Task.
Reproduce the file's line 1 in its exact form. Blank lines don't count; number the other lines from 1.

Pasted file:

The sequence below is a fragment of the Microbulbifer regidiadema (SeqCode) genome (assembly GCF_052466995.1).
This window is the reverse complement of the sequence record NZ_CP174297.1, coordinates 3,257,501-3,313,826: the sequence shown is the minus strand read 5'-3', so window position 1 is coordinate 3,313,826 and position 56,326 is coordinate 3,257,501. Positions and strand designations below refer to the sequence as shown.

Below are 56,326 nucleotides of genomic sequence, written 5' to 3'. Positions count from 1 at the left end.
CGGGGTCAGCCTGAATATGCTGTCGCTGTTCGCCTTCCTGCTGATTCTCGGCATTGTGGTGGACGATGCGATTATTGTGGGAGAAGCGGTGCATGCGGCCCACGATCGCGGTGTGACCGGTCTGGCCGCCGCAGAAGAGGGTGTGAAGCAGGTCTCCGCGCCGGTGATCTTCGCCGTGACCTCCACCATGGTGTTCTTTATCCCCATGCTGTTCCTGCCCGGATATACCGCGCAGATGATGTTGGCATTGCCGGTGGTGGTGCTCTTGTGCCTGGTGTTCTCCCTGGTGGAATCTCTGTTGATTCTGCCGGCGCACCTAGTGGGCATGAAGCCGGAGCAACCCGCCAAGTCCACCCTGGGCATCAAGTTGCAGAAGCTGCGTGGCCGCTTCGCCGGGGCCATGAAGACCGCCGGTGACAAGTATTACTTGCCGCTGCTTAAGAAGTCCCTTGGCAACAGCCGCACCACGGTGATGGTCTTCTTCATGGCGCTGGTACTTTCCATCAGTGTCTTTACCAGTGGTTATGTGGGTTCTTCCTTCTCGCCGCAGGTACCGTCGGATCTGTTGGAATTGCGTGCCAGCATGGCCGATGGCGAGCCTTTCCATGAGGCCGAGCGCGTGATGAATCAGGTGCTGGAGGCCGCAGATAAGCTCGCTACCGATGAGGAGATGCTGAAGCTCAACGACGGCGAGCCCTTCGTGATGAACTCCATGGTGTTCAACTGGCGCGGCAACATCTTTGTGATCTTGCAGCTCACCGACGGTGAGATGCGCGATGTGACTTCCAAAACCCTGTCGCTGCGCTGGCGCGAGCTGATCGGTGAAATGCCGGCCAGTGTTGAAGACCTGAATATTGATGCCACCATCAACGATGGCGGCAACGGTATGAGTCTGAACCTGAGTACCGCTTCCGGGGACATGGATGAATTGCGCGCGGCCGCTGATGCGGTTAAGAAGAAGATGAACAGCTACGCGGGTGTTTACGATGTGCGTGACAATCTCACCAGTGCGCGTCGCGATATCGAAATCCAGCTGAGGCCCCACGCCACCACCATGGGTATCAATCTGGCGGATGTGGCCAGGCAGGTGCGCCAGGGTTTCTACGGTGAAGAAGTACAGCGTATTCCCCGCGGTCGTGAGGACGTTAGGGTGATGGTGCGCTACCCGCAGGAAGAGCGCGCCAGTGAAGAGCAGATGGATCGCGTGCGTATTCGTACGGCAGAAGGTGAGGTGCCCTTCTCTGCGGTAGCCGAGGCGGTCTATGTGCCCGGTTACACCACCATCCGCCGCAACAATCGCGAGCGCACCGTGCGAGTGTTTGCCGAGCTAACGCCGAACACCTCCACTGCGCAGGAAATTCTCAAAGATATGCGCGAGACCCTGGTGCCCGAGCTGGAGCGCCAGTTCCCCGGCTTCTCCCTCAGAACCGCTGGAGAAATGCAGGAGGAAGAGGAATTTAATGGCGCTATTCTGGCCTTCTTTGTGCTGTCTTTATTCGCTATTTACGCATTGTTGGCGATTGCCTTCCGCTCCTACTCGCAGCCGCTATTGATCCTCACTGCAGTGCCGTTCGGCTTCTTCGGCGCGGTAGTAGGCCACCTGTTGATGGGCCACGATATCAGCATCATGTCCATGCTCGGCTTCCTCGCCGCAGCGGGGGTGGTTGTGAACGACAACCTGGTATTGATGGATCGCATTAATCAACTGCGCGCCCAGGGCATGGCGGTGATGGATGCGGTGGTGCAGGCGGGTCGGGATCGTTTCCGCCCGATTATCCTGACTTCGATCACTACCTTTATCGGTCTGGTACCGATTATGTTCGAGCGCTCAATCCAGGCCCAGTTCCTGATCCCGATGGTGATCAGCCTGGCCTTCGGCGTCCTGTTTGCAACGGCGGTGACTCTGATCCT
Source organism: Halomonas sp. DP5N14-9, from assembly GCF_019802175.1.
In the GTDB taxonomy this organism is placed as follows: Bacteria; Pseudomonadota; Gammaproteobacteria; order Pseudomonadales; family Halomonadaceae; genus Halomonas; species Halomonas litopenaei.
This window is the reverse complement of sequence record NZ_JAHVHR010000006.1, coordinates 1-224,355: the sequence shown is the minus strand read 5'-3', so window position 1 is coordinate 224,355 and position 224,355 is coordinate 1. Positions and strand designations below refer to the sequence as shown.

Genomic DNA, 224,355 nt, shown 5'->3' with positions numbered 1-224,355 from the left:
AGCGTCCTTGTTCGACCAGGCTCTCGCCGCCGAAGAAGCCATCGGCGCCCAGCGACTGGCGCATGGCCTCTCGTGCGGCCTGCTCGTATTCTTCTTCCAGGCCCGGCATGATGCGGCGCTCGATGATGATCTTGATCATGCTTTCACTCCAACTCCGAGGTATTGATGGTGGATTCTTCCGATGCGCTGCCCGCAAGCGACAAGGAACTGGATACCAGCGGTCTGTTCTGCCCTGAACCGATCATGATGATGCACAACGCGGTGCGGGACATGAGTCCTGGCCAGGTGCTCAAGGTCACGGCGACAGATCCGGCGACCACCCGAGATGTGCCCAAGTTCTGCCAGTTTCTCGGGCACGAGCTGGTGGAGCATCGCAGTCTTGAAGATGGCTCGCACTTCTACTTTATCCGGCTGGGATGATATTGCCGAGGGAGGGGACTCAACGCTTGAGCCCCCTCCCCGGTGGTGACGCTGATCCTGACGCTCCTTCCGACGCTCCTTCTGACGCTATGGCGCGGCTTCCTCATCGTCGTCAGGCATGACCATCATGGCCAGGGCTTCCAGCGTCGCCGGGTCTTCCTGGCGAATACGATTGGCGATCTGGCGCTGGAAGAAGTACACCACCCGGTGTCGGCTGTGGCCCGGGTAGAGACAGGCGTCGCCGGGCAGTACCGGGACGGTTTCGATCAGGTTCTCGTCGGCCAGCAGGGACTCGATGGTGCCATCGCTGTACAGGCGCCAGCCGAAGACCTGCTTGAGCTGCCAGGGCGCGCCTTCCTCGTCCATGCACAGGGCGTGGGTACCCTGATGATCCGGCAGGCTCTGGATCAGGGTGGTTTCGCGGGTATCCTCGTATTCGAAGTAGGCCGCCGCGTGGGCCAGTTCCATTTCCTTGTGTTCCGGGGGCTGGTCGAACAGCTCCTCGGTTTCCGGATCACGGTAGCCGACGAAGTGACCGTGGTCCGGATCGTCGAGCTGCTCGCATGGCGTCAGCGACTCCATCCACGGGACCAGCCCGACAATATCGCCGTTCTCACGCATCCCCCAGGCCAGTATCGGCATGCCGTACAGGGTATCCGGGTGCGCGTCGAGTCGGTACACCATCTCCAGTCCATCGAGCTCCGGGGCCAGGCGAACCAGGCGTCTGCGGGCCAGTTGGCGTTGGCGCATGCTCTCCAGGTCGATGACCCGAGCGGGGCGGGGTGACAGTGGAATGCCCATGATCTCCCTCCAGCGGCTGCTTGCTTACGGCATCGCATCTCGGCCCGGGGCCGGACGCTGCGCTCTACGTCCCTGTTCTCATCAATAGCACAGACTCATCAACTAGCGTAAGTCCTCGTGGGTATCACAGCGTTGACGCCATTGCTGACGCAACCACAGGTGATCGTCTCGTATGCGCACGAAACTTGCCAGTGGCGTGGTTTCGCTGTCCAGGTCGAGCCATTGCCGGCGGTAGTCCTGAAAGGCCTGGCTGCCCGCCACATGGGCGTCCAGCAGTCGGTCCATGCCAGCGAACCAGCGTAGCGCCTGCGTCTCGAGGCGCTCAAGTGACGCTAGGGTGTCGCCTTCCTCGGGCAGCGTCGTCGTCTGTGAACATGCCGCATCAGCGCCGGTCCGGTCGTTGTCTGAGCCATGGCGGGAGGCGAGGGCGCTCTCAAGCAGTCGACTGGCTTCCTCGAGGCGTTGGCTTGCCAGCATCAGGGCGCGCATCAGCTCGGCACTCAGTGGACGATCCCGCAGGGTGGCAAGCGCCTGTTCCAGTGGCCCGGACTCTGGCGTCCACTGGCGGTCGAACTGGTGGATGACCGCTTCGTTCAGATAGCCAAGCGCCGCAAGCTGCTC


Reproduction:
The sequence below is a fragment of the Microbulbifer regidiadema (SeqCode) genome (assembly GCF_052466995.1).